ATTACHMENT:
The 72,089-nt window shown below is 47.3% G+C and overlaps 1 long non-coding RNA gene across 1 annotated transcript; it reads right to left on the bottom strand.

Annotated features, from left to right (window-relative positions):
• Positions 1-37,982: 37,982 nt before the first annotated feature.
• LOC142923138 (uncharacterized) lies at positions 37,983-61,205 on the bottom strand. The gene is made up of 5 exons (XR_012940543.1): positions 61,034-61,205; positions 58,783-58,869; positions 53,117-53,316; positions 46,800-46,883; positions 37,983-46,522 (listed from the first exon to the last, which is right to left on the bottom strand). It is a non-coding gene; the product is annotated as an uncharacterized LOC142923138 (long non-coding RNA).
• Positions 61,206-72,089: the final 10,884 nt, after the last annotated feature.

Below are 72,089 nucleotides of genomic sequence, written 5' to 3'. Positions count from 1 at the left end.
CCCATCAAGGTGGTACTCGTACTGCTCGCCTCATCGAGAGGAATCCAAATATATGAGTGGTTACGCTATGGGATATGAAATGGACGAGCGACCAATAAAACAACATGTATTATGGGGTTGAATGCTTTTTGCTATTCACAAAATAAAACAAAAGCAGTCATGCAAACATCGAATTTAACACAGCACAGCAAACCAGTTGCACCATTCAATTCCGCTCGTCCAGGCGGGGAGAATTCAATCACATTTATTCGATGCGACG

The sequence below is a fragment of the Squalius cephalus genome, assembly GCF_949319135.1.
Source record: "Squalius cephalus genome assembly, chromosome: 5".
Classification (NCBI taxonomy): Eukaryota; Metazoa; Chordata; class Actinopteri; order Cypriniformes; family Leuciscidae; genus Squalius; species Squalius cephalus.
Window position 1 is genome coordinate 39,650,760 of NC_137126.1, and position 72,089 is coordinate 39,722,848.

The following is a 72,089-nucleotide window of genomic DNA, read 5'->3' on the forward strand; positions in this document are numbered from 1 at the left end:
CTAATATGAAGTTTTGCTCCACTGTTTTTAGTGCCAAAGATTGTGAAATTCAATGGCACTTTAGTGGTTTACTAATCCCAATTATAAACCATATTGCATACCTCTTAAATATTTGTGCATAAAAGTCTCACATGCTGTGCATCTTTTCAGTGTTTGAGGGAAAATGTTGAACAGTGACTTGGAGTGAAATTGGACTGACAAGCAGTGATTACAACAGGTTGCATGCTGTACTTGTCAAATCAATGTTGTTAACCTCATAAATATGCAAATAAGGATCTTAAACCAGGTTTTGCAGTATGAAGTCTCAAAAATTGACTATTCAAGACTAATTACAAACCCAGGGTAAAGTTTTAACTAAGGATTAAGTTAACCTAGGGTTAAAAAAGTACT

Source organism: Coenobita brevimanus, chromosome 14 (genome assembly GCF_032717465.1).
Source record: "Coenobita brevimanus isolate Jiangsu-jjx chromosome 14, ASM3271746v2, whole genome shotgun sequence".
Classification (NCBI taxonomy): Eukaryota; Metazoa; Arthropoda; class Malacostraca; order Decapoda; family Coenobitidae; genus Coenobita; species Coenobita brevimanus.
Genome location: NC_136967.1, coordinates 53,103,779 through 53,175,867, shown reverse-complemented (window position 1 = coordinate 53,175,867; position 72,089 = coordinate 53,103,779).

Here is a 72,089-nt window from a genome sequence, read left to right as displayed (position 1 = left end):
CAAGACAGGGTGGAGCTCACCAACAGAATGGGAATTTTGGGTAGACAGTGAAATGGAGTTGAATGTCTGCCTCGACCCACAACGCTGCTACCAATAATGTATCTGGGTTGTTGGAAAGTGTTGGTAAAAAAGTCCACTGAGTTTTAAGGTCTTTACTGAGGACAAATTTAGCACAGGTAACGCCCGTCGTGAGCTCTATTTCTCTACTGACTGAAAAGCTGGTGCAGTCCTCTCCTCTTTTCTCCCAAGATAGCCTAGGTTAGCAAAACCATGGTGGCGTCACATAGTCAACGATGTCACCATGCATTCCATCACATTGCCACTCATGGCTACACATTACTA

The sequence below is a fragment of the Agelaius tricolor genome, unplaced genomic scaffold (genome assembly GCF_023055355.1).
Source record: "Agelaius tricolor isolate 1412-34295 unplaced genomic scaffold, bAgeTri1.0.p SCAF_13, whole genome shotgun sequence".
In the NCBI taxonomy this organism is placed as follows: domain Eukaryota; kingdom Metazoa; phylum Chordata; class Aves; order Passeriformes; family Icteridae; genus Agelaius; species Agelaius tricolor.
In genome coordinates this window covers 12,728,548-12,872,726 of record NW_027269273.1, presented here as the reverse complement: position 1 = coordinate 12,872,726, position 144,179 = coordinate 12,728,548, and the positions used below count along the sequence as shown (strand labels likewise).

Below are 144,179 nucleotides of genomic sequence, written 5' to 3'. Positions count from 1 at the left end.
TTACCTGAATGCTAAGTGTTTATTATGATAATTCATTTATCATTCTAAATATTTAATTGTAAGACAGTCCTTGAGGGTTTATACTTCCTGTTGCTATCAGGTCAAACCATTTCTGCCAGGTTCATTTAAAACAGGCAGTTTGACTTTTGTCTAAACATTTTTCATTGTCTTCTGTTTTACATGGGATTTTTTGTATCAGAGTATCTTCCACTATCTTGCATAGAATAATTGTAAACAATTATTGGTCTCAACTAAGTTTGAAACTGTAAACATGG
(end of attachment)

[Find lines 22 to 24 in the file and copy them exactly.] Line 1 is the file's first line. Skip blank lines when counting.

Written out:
In the NCBI taxonomy this organism is placed as follows: domain Eukaryota; kingdom Metazoa; phylum Chordata; class Aves; order Passeriformes; family Icteridae; genus Agelaius; species Agelaius tricolor.
In genome coordinates this window covers 12,728,548-12,872,726 of record NW_027269273.1, presented here as the reverse complement: position 1 = coordinate 12,872,726, position 144,179 = coordinate 12,728,548, and the positions used below count along the sequence as shown (strand labels likewise).

Below are 144,179 nucleotides of genomic sequence, written 5' to 3'. Positions count from 1 at the left end.